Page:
Previously, I told you about rapper T.I.'s niece, Kamaya, who was sickened with a serious skin infection. According to Kamaya's social media accounts, she was hospitalized for a week with a boil inside her nose. The infection started out as an innocuous pimple inside her nostril. The pimple developed into a boil, then into an abscess. Thankfully, Ms. Harris has recovered from her ordeal.
But others weren't as fortunate. Three patients died of pneumonia caused by a Staph infection within days of each other at a hospital in London, Ky., USA Today reports. One man, Eric Allen, 39, was admitted with a serious form of pneumonia caused by methicillin-resistant Staphylococcus aureus, or MRSA. Allen was described as "coughing up bits of lung tissue" before his organs failed and he died.
Days later, another patient, a 54-year-old man, was admitted to the hospital with similar symptoms. He died within 72 hours. A 28-year-old woman was dead on arrival. She, too, was diagnosed with "necrotizing" pneumonia, caused by MRSA. The patient's lung tissue had decayed within hours, a condition known as necrosis.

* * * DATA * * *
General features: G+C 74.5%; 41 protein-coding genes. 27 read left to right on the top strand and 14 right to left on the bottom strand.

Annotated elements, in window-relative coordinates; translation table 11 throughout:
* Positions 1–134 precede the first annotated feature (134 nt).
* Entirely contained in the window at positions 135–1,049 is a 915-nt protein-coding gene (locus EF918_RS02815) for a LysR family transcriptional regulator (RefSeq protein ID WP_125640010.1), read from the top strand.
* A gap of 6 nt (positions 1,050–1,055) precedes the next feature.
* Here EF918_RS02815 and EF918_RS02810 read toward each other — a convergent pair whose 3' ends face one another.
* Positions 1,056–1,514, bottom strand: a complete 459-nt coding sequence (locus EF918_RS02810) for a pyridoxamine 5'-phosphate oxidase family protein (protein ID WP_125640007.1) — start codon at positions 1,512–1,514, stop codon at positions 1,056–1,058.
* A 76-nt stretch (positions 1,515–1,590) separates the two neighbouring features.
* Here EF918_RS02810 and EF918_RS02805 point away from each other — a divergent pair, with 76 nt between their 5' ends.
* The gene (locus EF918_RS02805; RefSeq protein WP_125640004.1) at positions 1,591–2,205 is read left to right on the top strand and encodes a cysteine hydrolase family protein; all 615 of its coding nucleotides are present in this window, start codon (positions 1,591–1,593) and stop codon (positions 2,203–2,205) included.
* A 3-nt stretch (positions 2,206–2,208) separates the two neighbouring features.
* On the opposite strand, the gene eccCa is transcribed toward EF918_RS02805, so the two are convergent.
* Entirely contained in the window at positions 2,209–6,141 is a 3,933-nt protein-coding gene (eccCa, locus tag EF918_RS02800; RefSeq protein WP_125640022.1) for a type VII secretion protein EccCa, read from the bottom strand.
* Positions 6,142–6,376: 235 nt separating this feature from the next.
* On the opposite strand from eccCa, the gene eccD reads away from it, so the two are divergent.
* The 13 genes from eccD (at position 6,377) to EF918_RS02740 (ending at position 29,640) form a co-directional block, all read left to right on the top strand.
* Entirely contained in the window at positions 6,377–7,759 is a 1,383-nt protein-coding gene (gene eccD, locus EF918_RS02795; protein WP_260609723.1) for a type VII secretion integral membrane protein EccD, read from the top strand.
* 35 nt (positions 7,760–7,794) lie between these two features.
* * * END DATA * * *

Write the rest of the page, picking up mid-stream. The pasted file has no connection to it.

Doctors were alarmed at the number of new cases of MRSA pneumonia killing healthy people within hours or days.
"What really bothered me was the rapidity of their deterioration, a matter of hours," says Muhammad Iqbal, a pulmonologist who chairs the infection control committee at Saint Joseph-London hospital. "We were worried that something was spreading across the community."
MRSA bacteria was initially the scourge of hospitals and clinics. But since the 1980s, the bacteria have emerged into the community.
MRSA lives naturally on the skin and in the nostrils of about 30% of the population. The infection usually doesn't cause problems until the bacteria gets inside cuts, insect bites or abrasions.
Newly diagnosed cases of MRSA infections, ranging from minor skin boils to deadly pneumonia, claims upwards of 20,000 lives per year.
"It's not about winning or losing the battle (against MRSA), it's that the battle is shifting," says Ramanan Laxminarayan, a Princeton University scholar who heads the Center for Disease Dynamics, Economics & Policy. "You're seeing people who are young and healthy getting this (in the community), and it's very serious. ... And it's not picked up in the statistics."